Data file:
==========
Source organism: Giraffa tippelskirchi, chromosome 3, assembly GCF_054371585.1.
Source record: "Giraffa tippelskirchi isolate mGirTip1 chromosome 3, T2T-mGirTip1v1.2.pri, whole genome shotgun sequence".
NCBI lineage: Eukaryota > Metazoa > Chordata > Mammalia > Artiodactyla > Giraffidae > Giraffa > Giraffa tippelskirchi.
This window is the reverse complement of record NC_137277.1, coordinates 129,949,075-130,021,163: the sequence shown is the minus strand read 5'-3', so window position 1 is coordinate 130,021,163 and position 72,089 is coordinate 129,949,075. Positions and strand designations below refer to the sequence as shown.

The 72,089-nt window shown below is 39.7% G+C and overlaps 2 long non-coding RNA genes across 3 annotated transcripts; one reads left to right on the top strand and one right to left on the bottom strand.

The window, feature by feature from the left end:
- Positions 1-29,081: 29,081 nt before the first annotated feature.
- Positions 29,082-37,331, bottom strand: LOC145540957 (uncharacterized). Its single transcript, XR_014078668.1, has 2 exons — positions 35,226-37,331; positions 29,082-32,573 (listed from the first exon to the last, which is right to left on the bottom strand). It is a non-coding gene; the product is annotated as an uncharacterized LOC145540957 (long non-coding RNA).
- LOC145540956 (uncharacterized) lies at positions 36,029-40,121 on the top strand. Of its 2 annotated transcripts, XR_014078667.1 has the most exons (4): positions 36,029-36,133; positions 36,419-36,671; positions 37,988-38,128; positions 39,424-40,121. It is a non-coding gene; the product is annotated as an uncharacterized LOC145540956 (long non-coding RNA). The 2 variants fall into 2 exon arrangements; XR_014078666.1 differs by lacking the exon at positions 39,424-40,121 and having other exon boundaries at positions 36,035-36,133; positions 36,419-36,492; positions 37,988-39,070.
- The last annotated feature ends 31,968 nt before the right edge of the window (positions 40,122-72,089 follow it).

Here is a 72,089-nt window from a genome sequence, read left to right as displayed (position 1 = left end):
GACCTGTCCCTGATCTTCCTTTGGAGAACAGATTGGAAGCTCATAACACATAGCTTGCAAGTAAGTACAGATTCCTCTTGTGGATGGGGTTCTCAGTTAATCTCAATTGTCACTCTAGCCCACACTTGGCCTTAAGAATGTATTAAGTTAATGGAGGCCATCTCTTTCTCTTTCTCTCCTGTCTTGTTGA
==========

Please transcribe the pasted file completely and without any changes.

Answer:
Source organism: Giraffa tippelskirchi, chromosome 3, assembly GCF_054371585.1.
Source record: "Giraffa tippelskirchi isolate mGirTip1 chromosome 3, T2T-mGirTip1v1.2.pri, whole genome shotgun sequence".
NCBI lineage: Eukaryota > Metazoa > Chordata > Mammalia > Artiodactyla > Giraffidae > Giraffa > Giraffa tippelskirchi.
This window is the reverse complement of record NC_137277.1, coordinates 129,949,075-130,021,163: the sequence shown is the minus strand read 5'-3', so window position 1 is coordinate 130,021,163 and position 72,089 is coordinate 129,949,075. Positions and strand designations below refer to the sequence as shown.

The 72,089-nt window shown below is 39.7% G+C and overlaps 2 long non-coding RNA genes across 3 annotated transcripts; one reads left to right on the top strand and one right to left on the bottom strand.

The window, feature by feature from the left end:
- Positions 1-29,081: 29,081 nt before the first annotated feature.
- Positions 29,082-37,331, bottom strand: LOC145540957 (uncharacterized). Its single transcript, XR_014078668.1, has 2 exons — positions 35,226-37,331; positions 29,082-32,573 (listed from the first exon to the last, which is right to left on the bottom strand). It is a non-coding gene; the product is annotated as an uncharacterized LOC145540957 (long non-coding RNA).
- LOC145540956 (uncharacterized) lies at positions 36,029-40,121 on the top strand. Of its 2 annotated transcripts, XR_014078667.1 has the most exons (4): positions 36,029-36,133; positions 36,419-36,671; positions 37,988-38,128; positions 39,424-40,121. It is a non-coding gene; the product is annotated as an uncharacterized LOC145540956 (long non-coding RNA). The 2 variants fall into 2 exon arrangements; XR_014078666.1 differs by lacking the exon at positions 39,424-40,121 and having other exon boundaries at positions 36,035-36,133; positions 36,419-36,492; positions 37,988-39,070.
- The last annotated feature ends 31,968 nt before the right edge of the window (positions 40,122-72,089 follow it).

Here is a 72,089-nt window from a genome sequence, read left to right as displayed (position 1 = left end):
GACCTGTCCCTGATCTTCCTTTGGAGAACAGATTGGAAGCTCATAACACATAGCTTGCAAGTAAGTACAGATTCCTCTTGTGGATGGGGTTCTCAGTTAATCTCAATTGTCACTCTAGCCCACACTTGGCCTTAAGAATGTATTAAGTTAATGGAGGCCATCTCTTTCTCTTTCTCTCCTGTCTTGTTGA